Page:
A “lack of political will” is hindering the United Nations biodiversity conference, the World Wildlife Fund (WWF) has warned, urging participating nations to set more ambitious goals to tackle the environmental crisis.
Delegates from nearly 200 countries have gathered in Montreal, Canada in an effort to tackle the rapid decline of global biodiversity – the loss of animals, plants, and other organisms, as well as entire ecosystems around the world.
“Currently, there’s simply a lack of political will compared to what’s needed to halt and reverse biodiversity loss by 2030,” Florian Titze, an adviser on international biodiversity policy at WWF Germany, said during a news conference on Wednesday.
“Nothing is lost yet. We still look hopeful towards the next week, when ministers are here,” Titze added.
“But the ministers really need to show up, and they really must step up and show us that they’re willing to not only ask for ambitious targets, but also take action on them – and that includes paying the bill.”
The call to action came after delegates from developing countries staged a late-night walkout of the UN conference – dubbed COP15 – on Tuesday after talks broke down with wealthier nations over the contentious issue of funding.
“The countries left the meeting because they considered that it was impossible to make progress in the discussions because developed countries were not ready to compromise,” the nonprofit group Avaaz said in an update on Wednesday.
David Ainsworth, a spokesman for the UN Environment Programme, also told reporters that “the atmosphere deteriorated when the group started discussing concepts, in particular, the global biodiversity fund proposal.”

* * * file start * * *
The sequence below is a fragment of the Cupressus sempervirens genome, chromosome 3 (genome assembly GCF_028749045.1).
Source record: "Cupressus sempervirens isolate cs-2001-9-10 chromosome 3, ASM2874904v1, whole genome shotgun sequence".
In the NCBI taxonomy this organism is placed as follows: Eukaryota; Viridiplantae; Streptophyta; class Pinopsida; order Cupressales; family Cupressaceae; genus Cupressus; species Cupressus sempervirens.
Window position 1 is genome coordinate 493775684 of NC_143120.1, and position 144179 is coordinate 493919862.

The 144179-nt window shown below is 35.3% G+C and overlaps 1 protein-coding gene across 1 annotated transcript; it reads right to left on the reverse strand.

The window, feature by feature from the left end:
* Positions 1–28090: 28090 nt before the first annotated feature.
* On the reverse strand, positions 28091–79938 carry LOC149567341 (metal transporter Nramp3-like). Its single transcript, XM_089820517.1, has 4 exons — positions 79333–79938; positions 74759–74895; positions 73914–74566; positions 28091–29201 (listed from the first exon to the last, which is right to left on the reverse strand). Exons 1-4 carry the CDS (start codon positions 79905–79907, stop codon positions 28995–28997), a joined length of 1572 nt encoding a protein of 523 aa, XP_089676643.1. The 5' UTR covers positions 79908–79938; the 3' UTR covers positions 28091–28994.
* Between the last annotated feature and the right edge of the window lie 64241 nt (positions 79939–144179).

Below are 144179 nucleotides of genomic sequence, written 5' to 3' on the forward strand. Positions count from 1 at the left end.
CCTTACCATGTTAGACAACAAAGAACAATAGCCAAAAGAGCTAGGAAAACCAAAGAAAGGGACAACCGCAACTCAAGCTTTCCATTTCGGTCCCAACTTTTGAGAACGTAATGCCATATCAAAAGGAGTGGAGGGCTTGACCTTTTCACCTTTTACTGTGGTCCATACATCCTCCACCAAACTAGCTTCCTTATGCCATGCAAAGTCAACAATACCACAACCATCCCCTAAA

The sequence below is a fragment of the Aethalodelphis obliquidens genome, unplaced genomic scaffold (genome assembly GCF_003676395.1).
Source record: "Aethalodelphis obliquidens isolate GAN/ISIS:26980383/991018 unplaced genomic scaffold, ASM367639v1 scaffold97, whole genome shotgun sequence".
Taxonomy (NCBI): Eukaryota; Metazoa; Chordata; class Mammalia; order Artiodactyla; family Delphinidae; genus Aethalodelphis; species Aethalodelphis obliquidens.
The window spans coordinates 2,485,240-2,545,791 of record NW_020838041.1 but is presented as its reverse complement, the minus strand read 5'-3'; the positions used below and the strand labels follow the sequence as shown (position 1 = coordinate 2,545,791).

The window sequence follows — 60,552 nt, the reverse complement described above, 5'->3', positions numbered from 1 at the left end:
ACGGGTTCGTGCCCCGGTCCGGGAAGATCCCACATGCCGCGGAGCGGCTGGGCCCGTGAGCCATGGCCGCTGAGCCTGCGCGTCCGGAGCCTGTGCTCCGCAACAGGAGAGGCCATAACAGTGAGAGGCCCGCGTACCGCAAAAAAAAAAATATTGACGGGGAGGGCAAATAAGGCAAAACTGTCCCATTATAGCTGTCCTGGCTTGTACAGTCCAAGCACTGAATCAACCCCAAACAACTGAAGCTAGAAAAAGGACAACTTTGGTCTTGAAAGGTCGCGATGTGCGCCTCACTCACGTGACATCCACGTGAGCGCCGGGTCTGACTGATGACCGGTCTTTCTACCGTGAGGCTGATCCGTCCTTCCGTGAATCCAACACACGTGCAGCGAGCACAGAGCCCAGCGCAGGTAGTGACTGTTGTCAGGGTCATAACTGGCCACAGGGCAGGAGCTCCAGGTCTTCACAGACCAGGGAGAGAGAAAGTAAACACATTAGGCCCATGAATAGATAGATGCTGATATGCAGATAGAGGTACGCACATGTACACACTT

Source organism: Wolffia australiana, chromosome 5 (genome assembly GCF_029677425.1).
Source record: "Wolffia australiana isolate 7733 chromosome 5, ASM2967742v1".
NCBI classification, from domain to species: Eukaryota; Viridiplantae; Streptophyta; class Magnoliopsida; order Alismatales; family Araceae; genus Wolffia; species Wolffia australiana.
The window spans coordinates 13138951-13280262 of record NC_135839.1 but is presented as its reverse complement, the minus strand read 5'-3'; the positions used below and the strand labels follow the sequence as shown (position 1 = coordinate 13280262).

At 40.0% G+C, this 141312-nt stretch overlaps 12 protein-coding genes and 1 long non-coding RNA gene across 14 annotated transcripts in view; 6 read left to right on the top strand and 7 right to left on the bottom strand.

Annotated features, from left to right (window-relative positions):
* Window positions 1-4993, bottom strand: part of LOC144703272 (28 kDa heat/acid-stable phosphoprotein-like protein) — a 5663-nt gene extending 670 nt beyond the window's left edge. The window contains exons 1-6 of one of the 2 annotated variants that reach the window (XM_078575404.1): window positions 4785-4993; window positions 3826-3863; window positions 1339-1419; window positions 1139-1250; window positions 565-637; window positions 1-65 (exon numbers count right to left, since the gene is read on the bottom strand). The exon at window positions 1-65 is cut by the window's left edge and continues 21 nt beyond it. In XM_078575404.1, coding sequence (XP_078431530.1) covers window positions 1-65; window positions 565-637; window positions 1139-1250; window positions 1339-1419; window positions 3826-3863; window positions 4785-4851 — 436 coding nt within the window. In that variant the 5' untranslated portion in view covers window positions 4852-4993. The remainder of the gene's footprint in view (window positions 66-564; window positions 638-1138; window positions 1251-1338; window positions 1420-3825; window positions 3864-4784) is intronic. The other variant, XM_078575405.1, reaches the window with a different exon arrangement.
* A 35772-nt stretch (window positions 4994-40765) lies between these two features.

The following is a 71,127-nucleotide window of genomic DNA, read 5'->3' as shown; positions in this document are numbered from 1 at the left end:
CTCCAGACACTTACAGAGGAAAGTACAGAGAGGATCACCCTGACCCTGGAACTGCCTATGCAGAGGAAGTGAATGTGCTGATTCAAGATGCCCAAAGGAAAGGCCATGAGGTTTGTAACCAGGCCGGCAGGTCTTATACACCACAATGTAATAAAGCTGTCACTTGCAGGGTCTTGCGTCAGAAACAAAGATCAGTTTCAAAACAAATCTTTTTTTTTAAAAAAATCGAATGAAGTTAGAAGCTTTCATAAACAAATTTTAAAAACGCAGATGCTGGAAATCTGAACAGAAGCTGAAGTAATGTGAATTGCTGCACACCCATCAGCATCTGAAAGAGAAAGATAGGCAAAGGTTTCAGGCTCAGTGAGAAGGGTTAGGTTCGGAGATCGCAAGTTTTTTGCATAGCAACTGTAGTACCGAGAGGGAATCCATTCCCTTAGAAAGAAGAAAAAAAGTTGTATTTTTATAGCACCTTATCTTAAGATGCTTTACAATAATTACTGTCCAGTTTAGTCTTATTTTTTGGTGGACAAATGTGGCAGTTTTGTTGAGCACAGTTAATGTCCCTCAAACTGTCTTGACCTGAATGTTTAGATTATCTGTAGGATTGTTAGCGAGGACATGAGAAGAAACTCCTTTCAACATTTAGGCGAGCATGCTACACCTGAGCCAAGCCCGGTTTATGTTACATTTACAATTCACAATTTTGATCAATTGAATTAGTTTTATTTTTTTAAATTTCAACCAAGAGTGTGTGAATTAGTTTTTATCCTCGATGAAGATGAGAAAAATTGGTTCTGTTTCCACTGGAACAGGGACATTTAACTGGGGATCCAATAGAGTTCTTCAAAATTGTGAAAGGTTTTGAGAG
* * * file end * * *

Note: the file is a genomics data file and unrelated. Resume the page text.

The proposal is a new fund sought by low-income nations to help them achieve their biodiversity objectives. But wealthier nations have opposed its creation, preferring instead to reform existing financing schemes.
The COP15 talks, which are set to conclude on December 19, aim to set biodiversity protection and restoration targets by 2030. In addition to funding and implementation, a key topic of debate has been a push to protect at least 30 percent of land and sea globally – the 30×30 proposal.
Experts have warned that one million species currently face extinction across the globe, with various factors – including climate change and development projects – driving the destruction of lands, forests, oceans and other habitats.
A widely cited 2008 World Bank report also estimated that traditional Indigenous territories accounted for 22 percent of the world’s land and held 80 percent of its biodiversity – underscoring the importance of Indigenous leadership on the issue.
Late last week, Dinamam Tuxa, executive coordinator of the Articulation of Indigenous Peoples of Brazil, told reporters that Indigenous voices needed to be at the heart of any COP15 commitments to ensure that funding and other resources get to the communities at the forefront of the fight.
But the current financing gap for biodiversity ranges from between $600bn to almost $825bn per year, according to experts.
A group of developing nations, including Gabon, Brazil, South Africa and Indonesia, this year called for rich countries to provide at least $100bn annually – rising to $700bn a year by 2030 – for biodiversity.
Late last month, Greenpeace urged richer countries to take on a fair share of the financial burden and help nations in the Global South – which are shouldering much of the biodiversity loss burden – protect areas at risk of destruction.
Similar debates over a so-called “loss and damage fund” dominated the recent COP27 climate talks in Sharm El-Sheikh, Egypt.
Meanwhile, Titze from WWF Germany warned on Wednesday that COP15 negotiations appeared to be on track to deliver targets that are lower than what was agreed to more than a decade ago by the parties to the UN Convention on Biological Diversity.
“That is not the political signal that we need,” he told reporters, adding that a “comprehensive” funding package that includes private-sector commitments is necessary to immediately implement any targets, especially in developing countries.
“A lot of the biodiversity left on this planet is in their territories,” Titze said. “They need the support, and that needs to come through international financing.”